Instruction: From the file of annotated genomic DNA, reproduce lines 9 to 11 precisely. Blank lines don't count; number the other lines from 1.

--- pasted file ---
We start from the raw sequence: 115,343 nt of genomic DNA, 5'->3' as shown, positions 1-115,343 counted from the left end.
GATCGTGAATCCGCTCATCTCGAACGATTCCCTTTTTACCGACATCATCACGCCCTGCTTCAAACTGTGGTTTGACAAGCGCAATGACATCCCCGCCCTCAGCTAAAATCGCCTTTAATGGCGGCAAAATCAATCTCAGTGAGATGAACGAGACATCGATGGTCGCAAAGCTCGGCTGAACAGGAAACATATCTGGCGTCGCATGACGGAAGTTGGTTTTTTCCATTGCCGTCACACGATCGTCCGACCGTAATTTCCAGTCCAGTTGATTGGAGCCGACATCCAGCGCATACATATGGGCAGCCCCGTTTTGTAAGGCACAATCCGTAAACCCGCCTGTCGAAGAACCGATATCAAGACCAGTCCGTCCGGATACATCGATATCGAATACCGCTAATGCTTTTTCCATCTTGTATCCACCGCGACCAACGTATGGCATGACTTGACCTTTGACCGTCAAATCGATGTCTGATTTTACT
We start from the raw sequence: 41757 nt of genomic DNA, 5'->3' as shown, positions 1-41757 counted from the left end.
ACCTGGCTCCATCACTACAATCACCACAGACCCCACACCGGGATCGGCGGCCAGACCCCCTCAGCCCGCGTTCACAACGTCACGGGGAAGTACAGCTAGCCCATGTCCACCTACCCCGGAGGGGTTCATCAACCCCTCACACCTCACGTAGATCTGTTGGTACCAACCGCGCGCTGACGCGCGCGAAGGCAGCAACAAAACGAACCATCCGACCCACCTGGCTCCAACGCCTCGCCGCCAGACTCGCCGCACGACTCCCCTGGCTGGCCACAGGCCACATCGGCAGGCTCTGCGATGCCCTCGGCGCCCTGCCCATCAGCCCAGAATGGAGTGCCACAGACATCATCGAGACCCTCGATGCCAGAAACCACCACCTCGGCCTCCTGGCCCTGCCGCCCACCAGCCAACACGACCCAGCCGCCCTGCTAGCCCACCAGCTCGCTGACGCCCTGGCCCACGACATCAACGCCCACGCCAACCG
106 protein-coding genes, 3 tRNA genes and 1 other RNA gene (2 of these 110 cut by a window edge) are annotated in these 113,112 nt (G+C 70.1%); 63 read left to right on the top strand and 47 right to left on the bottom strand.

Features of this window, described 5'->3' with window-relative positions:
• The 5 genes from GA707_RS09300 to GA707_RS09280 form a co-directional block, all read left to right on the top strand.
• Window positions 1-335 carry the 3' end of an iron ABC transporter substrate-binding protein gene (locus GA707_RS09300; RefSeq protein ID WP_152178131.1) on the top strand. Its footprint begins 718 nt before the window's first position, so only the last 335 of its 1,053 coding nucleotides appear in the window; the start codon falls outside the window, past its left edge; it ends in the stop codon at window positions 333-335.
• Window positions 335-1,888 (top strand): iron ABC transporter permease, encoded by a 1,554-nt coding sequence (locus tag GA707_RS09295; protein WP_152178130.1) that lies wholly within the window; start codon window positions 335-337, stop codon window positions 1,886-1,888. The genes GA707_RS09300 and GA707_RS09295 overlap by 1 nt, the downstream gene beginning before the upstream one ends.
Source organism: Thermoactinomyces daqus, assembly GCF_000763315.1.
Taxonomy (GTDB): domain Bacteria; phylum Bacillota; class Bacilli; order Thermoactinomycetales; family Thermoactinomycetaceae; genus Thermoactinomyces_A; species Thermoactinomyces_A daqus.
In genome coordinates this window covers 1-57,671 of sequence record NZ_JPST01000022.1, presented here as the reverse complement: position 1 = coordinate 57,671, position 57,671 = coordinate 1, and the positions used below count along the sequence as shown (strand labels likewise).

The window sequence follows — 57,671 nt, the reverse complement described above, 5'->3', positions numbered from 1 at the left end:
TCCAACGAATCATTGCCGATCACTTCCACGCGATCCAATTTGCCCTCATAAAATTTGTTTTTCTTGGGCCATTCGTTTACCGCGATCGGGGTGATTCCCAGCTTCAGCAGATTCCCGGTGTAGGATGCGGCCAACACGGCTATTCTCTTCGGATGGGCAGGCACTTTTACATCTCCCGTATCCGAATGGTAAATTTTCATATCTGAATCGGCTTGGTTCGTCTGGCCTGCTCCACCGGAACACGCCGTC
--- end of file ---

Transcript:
• Window positions 335-1,888 (top strand): iron ABC transporter permease, encoded by a 1,554-nt coding sequence (locus tag GA707_RS09295; protein WP_152178130.1) that lies wholly within the window; start codon window positions 335-337, stop codon window positions 1,886-1,888. The genes GA707_RS09300 and GA707_RS09295 overlap by 1 nt, the downstream gene beginning before the upstream one ends.
Source organism: Thermoactinomyces daqus, assembly GCF_000763315.1.
Taxonomy (GTDB): domain Bacteria; phylum Bacillota; class Bacilli; order Thermoactinomycetales; family Thermoactinomycetaceae; genus Thermoactinomyces_A; species Thermoactinomyces_A daqus.